Essay on toni morrison s belov

Essay by EssaySwap ContributorHigh School, 12th grade February 2008

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Throughout the book Beloved by Toni Morrison and the slave narrative of Aunt Betty's story, the significance of the roles of the main characters as women, their strive for their freedom from the era of slavery, the memorys and "rememorys" that serve as a reminder to Aunt Betty and a haunting past to Sethe help to shape their character and further their generations by coming to grips with the past in order to move forward. The ultimate importance of Toni Morrison's work in Beloved in contrast to the real life testimony of Aunt Betty is being able to look at the different horrors of the slave era as seen through the eyes of black women. The significance of family, their roles as women, the impact on their children, and the men who help them with their struggles gives us an understanding of how it was for them to escape slavery and face their past in order to make forward progress and emerge into a free society.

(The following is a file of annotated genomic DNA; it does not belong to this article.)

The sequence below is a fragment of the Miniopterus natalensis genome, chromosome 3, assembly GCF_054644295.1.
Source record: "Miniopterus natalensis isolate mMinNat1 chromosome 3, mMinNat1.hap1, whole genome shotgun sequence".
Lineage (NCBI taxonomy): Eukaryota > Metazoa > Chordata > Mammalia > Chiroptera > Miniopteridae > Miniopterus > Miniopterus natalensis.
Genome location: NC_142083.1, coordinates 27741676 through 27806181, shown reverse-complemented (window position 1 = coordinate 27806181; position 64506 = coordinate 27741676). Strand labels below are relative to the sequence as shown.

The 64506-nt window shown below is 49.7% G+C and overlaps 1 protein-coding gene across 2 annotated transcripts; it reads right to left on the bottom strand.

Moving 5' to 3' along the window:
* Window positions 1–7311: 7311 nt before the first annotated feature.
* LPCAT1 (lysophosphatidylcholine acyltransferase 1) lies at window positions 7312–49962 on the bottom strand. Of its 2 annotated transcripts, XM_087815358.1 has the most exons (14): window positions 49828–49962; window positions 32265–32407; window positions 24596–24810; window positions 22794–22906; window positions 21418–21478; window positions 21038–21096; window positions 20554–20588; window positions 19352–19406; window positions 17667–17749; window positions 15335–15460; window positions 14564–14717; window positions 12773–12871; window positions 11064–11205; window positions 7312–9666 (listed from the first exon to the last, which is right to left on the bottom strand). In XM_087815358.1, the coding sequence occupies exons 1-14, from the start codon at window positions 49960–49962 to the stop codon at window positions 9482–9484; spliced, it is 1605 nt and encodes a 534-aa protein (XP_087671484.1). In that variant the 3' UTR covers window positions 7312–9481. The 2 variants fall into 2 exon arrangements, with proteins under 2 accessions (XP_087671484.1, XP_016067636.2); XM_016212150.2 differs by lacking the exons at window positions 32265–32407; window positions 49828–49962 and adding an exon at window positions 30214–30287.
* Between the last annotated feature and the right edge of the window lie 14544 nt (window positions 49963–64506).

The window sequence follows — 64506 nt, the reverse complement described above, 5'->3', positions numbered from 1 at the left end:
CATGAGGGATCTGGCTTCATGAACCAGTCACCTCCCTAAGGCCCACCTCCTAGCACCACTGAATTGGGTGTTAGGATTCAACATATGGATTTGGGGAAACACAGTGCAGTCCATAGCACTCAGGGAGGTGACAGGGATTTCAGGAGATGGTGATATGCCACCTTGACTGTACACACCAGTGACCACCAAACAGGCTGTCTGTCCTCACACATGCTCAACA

"Feel how it feels to have a bed to sleep in and somebody there not worrying you to death about what you got to do each day to deserve it. Feel how that feels. And if that don't get it, feel how it feels to be a colored woman roaming the roads with anything God made liable to jump on you. Feel that. (Beloved 67-68)" These are Sethe's words to Paul D that describe her feelings about the torture she received in the barn at the hands of Schoolteacher's boys. Her emotional and physical scars run deep because of the sexual violation and the beatings she took. Life on Sweet Home wasn't always a hell on earth though. Before Schoolteacher, she and the other Sweet Home men had a certain degree or...